Jeff Paterson (at Courage to Resist and Indybay IMC) also reports on Aguayo's return to the US and the report includes many photos (including of Helga Aguayo's wife, Camilo Mejia, Robert Zabala, Pablo Paredes, Sean O'Neill and many more).  Jeff Paterson, Camilo Mejia and Pablo Paredes join Michael Wong tonight on for the program Questioning War-Organizing Resistance which airs from 7:00 pm to 9:00 pm PST. More information can be found in Carol Brouillet's "Questioning War- Organizing Resistance- War Resisters Radio Show" (Indybay IMC).
US war resisters are part of a growing movement of war resistance within the military: Camilo Mejia, Ehren Watada, Terri Johnson, Kimberly Rivera, Dean Walcott, Linjamin Mull, Joshua Key, Augstin Aguayo, Justin Colby, Marc Train, Robert Zabala, Darrell Anderson, Kyle Snyder , Corey Glass, Jeremy Hinzman, Kevin Lee, Joshua Key, Mark Wilkerson, Patrick Hart, Ricky Clousing, Ivan Brobeck, Aidan Delgado, Pablo Paredes, Carl Webb, Jeremy Hinzman, Stephen Funk, Clifton Hicks, David Sanders, Dan Felushko, Brandon Hughey, Clifford Cornell, Joshua Despain, Joshua Casteel, Katherine Jashinski, Chris Teske, Matt Lowell, Jimmy Massey, Tim Richard, Hart Viges, Michael Blake and Kevin Benderman. In total, forty US war resisters in Canada have applied for asylum.

Information on war resistance within the military can be found at Center on Conscience & War, The Objector, The G.I. Rights Hotline, and the War Resisters Support Campaign. Courage to Resist offers information on all public war resisters.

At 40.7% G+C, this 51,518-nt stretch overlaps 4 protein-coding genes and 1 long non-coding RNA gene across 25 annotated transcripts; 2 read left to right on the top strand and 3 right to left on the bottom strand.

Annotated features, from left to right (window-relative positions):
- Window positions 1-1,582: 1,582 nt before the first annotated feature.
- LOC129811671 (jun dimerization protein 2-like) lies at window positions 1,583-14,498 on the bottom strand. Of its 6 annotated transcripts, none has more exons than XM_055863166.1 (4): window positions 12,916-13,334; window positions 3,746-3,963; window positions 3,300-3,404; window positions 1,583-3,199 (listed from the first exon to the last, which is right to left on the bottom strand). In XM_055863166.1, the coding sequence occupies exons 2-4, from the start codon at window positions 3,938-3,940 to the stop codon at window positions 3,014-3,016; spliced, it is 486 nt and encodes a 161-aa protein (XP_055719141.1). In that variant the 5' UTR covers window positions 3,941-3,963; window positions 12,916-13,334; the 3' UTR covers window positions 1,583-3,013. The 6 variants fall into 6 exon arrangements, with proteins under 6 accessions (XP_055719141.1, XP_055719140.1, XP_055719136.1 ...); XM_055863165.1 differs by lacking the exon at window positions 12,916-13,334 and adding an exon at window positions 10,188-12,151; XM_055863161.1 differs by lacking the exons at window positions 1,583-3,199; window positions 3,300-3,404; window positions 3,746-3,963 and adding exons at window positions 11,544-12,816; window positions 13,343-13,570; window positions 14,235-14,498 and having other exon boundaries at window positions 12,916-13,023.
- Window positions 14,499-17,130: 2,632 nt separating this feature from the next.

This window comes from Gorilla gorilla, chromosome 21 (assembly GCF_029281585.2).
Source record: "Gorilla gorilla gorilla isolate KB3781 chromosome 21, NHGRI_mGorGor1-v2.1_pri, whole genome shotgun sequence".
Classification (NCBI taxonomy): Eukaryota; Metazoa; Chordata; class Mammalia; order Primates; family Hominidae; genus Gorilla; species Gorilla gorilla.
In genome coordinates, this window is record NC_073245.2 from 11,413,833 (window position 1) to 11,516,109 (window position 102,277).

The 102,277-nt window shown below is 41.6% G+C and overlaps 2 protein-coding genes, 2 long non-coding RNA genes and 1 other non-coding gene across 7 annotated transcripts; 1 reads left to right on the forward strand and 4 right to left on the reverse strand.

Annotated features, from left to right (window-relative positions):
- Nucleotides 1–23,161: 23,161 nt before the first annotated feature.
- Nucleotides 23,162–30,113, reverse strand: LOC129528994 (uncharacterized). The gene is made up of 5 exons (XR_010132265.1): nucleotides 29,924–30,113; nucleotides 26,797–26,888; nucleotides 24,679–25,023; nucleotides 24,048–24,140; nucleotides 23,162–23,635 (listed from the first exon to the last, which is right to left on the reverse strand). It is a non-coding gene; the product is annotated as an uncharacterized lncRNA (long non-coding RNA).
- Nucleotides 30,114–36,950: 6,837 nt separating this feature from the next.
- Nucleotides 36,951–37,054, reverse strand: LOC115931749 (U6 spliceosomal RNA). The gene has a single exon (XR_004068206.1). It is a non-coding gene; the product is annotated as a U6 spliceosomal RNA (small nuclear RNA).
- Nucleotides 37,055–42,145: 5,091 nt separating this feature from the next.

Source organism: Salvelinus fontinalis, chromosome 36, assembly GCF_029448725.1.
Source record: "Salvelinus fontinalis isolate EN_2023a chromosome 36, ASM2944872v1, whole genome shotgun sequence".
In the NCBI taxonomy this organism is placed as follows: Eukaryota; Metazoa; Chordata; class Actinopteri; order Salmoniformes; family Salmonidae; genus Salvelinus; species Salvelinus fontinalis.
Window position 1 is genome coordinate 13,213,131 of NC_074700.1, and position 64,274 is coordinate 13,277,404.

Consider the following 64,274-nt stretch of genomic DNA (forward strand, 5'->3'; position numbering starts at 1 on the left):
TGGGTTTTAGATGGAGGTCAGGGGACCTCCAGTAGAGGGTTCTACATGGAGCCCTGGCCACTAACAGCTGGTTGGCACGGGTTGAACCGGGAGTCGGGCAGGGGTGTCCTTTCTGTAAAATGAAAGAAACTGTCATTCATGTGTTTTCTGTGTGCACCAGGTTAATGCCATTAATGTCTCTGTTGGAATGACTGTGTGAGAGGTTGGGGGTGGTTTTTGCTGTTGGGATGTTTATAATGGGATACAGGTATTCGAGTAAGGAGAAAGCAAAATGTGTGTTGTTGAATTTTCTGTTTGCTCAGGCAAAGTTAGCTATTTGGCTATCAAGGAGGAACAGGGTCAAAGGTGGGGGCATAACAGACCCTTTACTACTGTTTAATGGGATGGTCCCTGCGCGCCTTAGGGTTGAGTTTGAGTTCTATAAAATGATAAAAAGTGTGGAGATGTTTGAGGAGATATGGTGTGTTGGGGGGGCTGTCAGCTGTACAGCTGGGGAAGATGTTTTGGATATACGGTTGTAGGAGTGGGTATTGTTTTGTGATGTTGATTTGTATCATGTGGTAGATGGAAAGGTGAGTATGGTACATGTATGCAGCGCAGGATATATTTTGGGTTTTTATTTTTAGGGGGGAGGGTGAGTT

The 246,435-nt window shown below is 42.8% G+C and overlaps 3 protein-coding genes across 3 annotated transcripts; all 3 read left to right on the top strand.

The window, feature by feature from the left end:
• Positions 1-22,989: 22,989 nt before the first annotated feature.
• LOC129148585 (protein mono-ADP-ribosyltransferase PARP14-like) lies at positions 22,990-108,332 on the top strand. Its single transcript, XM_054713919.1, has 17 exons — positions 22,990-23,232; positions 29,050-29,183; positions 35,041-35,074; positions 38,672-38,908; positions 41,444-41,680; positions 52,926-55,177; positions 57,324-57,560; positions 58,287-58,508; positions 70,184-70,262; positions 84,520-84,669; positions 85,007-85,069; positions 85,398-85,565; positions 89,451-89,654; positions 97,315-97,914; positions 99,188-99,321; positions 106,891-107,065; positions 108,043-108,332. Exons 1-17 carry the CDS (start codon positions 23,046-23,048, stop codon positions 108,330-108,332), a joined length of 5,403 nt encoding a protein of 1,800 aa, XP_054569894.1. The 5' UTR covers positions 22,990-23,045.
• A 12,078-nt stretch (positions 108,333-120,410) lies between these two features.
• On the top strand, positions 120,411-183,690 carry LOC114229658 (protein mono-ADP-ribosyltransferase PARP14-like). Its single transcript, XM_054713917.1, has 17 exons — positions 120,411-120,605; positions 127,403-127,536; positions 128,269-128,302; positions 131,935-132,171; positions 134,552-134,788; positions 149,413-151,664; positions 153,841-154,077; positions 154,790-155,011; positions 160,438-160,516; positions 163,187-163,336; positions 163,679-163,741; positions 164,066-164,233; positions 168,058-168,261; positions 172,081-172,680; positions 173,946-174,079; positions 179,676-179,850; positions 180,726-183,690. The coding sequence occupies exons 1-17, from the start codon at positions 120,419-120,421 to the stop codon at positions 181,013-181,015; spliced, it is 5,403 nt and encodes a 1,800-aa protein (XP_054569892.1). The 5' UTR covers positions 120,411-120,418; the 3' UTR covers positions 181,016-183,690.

Turning to Iraq, today is the 10th day since Alex R. Jimenez (25 y.o.), Joseph J. Anzack Jr. (20 y.o.) and Byron W. Fouty (19 y.o.) went missing following an attack that left 4 other US soldiers and 1 Iraqi translator dead.  The three are assumed to be captured and the US military continues to search for them.  CBS and AP note, via CBS' Mark Strassman, that David Petraues, "top U.S. commander in Iraq," made a claim to the Army Times that "couldn't be confirmed.  Petraeus gave no details or proof."  His claim, also reported by Damien Cave of the New York Times on Sunday, is that he knows 2 of the 3 missing soldiers are still alive.  Cave did not note that there was no confirmation, no details nor any proof.  Cave did note that Petraues claims to know who captured the soldiers ("We know who that guy is").  At this point, there is little indication that Petraues knows anything.
CNN reports that the search was focused "around the site where they were attacked May 12 south of Baghdad."  Aaron Sheldrick (Bloomberg News) reported yesterday, "Thousands of U.S. personnel are still searching for three soldiers missing in Iraq since a May 12 ambush that killed four others and Iraqi army interpreter near Mahmudiyah, south of Baghdad.  The search is diverting soldiers from a security clampdown in Baghdad".